The process of layering has created shading (black), and highlighting (lightest grey), and the mid-tone grey pulls it all together.
From another angle now, you can see a single layer of a brighter purple on leather armor parts to indicate lighting. You might even be able to pick up the lighter red layer in there on the undershirt too.
Again, nothing fancy, just painting one layer of paint on top of another to create lighting and shading.
Now, while this may not seem like much, it’s the first step in a process of learning painting techniques. You have to learn to crawl before you can walk.
If you want to see the process in video form then check out this great video from Games Workshop on the process of layering.
Cheating with Washes
Are you familiar with washes? Washes are watery thin paints that are very pigment heavy. You apply a wash over a miniature to create natural looking shading. In turn it creates highlights as well.
The other great thing with washes is they’ll create smooth transitions in color naturally as well.
Also, they’re a great way to help make your paint layers less obvious and help blend them out. So, layer like normal and then apply a wash over it. It will help your shading and smooth things out.
Here’s a really old video I did (pardon the quality) showing how I use washes on miniatures.
Now, I do have a tutorial on washes if you want to cover this topic in more depth.
Washes + Layering Example
Here’s some examples of using washes and layering. What I did on these models was to base coat them, apply a heavy wash, and then layer back up to the original color.
Doing it this way gives a cleaner look than if I just washed them and left it that way.
Now, I could have done a lighter wash after I layered it back up to smooth things out. However, I was aiming for something quick that looked decent. So, I left them like this, which I like anyway.
I realize there’s no closeups on those but that’s not really a bad thing. It goes to show you more of what they look like on the table and how doing something so simple can look good.
I’ll be honest. The above pretty much covers the topic of layering paint. It’s a simple technique and I’m not going to make you read 4,000 words on it.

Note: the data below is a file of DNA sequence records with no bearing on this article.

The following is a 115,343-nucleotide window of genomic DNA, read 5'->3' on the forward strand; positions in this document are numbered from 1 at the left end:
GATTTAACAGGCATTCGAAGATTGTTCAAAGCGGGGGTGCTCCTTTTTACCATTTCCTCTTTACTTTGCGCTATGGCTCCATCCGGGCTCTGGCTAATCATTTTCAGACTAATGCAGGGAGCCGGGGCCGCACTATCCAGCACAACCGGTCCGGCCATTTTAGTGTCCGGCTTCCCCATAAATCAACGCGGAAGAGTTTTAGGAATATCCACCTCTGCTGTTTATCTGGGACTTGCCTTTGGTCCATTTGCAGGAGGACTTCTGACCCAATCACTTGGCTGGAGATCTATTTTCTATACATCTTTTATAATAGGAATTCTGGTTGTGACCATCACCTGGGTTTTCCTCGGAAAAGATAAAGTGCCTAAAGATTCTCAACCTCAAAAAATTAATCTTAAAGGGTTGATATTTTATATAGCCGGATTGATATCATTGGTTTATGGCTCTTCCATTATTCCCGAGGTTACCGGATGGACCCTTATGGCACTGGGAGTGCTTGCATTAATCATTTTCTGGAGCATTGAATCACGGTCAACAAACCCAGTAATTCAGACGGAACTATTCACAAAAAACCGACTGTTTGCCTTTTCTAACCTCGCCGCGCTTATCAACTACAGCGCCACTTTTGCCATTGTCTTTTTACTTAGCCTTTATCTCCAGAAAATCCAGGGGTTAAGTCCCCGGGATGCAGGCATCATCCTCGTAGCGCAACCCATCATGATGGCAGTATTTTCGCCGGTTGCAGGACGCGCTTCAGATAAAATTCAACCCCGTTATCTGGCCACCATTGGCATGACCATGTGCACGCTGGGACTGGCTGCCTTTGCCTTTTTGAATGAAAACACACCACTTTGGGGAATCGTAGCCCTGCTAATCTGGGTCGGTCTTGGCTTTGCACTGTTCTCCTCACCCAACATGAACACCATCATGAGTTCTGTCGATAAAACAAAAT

Now, from that basic technique, however, you can begin on a road to creating so much cool stuff.
With that Drow Assassin above, I mentioned it was before I knew anything about blending. Blending is a way of creating smooth color transitions between layers of paint, making the layer less obvious.
This miniature is painted using a blending technique that I call advanced layering. There’s probably a proper term but that’s what I’ve dubbed it.
The darker and lighter colors are layers of paint, but I blended the transitions to make it look nice and smooth.
It looks nice, right? That’s an advanced technique born of a simple one.
Take a look at this, specifically the power weapon/halberd.
This miniature was the first one where I painted the entire thing with blending. The best part of this model is that halberd and the green glowing effect.
Well, that green effect is just layered paint. I blended those layers together, but ultimately it’s just layering.
This is probably my shortest painting tutorial ever. But, why write more than is needed, right?
Anyway, hopefully I’ve helped you on this subject some and given you some ideas.
In general, if you’re after some more resources for painting, then check out my complete guide to miniature painting. Think of it as a one-stop shop for everything painting.
Also, I have a nice collection of painting supplies everyone needs that you might find interesting. I cover everything from brushes to good lighting to paint by.
As an aside, yes, that’s a Bob Ross Funko Pop! in the cover image. He’s an inspiration of mine so he’s always around to help me paint :)
Miniature Painting Techniques & Guides
Learn the basics, as well as the advanced techniques, of miniature painting.